Emergence of the Performance Catalyst — 5 Comments

  1. Nice post Tom and as you may suspect, I agree. Especially here. “There may always be formal learning needs that are best met by traditional elearning approaches. Formal learning needs might also be best met by some combination of emergent technologies and approaches.”

    It’s about recognizing when to use the hammer. When to dial up the plumber. This is what sets apart those with a “performance support” mentality and those still in a mindset of formal approaches. It’s how we chose to augment the different modallities that surround us, choosing the one that best fits the organizational culture and the end-user needs that will make the greatest difference. One modality does not fit all, nor should it. Perhaps a bullet under the job description of “Performance Catalyst” is “learning advocate”. Someone has to defend those poor souls stuck in the churn of bad classes, whether they be elearning or face to face.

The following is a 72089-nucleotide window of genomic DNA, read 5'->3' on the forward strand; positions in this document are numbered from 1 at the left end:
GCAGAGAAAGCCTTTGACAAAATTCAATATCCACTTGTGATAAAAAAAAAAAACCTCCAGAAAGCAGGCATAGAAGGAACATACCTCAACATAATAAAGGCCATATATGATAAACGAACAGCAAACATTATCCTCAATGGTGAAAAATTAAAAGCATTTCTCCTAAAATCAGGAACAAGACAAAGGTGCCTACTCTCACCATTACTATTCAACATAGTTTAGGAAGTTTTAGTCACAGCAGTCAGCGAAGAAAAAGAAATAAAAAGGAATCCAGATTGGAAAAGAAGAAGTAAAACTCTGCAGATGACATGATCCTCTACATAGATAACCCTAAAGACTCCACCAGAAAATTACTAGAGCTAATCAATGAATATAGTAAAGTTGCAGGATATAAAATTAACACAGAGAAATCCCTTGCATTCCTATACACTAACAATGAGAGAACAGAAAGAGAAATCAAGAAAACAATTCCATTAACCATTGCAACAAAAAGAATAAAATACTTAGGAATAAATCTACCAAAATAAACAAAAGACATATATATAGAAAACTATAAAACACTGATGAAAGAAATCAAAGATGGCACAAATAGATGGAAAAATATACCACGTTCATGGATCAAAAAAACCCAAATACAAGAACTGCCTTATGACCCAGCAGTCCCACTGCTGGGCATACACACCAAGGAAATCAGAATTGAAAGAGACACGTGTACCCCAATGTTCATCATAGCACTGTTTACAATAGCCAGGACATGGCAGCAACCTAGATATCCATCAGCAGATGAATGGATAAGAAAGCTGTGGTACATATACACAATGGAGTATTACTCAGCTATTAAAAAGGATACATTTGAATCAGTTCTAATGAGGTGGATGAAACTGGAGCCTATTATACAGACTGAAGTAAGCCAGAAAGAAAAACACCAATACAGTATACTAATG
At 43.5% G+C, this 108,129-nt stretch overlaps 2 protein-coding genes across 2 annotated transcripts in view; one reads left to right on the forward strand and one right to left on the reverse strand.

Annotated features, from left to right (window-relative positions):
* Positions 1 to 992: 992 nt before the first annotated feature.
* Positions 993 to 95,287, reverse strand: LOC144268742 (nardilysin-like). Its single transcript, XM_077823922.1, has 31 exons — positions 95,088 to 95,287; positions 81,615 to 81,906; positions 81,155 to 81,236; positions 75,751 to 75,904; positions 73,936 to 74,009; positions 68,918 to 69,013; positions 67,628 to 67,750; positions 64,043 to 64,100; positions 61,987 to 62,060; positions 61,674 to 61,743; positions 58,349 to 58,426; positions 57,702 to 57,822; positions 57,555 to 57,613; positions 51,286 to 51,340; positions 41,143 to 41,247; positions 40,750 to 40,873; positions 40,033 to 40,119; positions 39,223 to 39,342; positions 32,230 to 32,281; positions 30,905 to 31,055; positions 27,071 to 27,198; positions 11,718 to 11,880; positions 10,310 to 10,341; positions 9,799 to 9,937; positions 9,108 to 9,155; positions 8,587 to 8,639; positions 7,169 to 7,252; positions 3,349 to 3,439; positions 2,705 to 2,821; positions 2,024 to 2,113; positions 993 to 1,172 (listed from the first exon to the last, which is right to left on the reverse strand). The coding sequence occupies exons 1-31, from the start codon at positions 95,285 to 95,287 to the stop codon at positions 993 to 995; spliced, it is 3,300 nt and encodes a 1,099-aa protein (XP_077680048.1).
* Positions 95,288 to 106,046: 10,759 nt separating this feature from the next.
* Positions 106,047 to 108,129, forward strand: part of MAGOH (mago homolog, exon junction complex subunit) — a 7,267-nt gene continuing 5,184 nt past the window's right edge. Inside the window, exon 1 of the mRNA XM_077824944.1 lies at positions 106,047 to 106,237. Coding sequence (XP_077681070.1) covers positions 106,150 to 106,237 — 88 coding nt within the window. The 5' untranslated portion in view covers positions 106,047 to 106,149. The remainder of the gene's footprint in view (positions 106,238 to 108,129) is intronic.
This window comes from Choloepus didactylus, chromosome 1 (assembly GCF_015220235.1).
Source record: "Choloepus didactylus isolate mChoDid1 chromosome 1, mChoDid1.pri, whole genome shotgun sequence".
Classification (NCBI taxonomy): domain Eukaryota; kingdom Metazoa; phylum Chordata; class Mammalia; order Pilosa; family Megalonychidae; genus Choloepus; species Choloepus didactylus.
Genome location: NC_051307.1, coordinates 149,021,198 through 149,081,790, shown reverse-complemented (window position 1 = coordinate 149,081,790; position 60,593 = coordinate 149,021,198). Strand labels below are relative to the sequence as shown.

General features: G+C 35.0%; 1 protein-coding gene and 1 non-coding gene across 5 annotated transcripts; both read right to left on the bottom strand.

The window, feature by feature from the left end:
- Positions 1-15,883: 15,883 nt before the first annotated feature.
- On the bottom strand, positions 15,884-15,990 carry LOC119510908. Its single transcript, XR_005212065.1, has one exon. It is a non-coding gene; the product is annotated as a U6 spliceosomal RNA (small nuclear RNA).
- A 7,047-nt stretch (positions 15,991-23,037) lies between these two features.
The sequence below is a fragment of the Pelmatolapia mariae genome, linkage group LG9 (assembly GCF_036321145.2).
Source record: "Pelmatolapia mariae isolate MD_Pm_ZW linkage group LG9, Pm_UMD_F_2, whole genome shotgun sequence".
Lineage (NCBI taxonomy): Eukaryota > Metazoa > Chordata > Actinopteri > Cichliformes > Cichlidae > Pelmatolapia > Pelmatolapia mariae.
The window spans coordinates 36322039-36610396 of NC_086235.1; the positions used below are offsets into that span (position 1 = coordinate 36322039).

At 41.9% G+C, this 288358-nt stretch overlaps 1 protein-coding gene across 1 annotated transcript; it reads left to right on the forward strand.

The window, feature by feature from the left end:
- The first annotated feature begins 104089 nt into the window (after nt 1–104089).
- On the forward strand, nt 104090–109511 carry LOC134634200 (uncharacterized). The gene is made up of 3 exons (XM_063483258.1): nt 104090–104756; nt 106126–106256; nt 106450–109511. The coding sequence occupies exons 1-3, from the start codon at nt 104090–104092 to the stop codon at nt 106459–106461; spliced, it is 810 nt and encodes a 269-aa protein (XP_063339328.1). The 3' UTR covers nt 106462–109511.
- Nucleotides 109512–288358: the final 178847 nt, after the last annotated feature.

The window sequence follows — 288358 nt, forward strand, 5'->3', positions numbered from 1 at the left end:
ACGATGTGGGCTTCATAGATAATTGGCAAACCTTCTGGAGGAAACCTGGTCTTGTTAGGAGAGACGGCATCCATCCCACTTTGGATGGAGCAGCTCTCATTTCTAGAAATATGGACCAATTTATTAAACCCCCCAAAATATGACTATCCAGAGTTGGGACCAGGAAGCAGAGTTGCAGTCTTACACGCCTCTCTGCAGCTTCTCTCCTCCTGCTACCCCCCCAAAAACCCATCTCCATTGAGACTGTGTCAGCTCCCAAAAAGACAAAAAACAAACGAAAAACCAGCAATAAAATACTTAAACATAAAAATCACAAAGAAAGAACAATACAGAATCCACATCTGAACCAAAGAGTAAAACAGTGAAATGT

The more we talk about augmenting modality to fit the end-user (and business) need the better educated we all become and thus the fear erodes.

  2. Tom, nice thoughtful post! I’m in agreement! And I love the term performance catalyst! I’ve been using the term performance assistance (because performance support is too constricting in its used connotation), but I think performance catalyst is probably better! Let me noodle on it! And thanks!

    By the way, here is my response to Jane Hart’s idea about L&D splitting into two worlds. Warning to delicate eyes–it’s a bit snarky…

    Again, thanks for the great insights!

    = Will

  3. I see it more as a spectrum that exists for many reasons. I happen to be a trainer, who is also a librarian, and we see the same “traditional vs. modern (or innovative, or new)” split in our profession as well. Folks who are comfortable with libraries = books, and those who see libraries as so much more. Maybe with the speed of change in our world today every profession is seeing a similar range of skills, and comfort levels.

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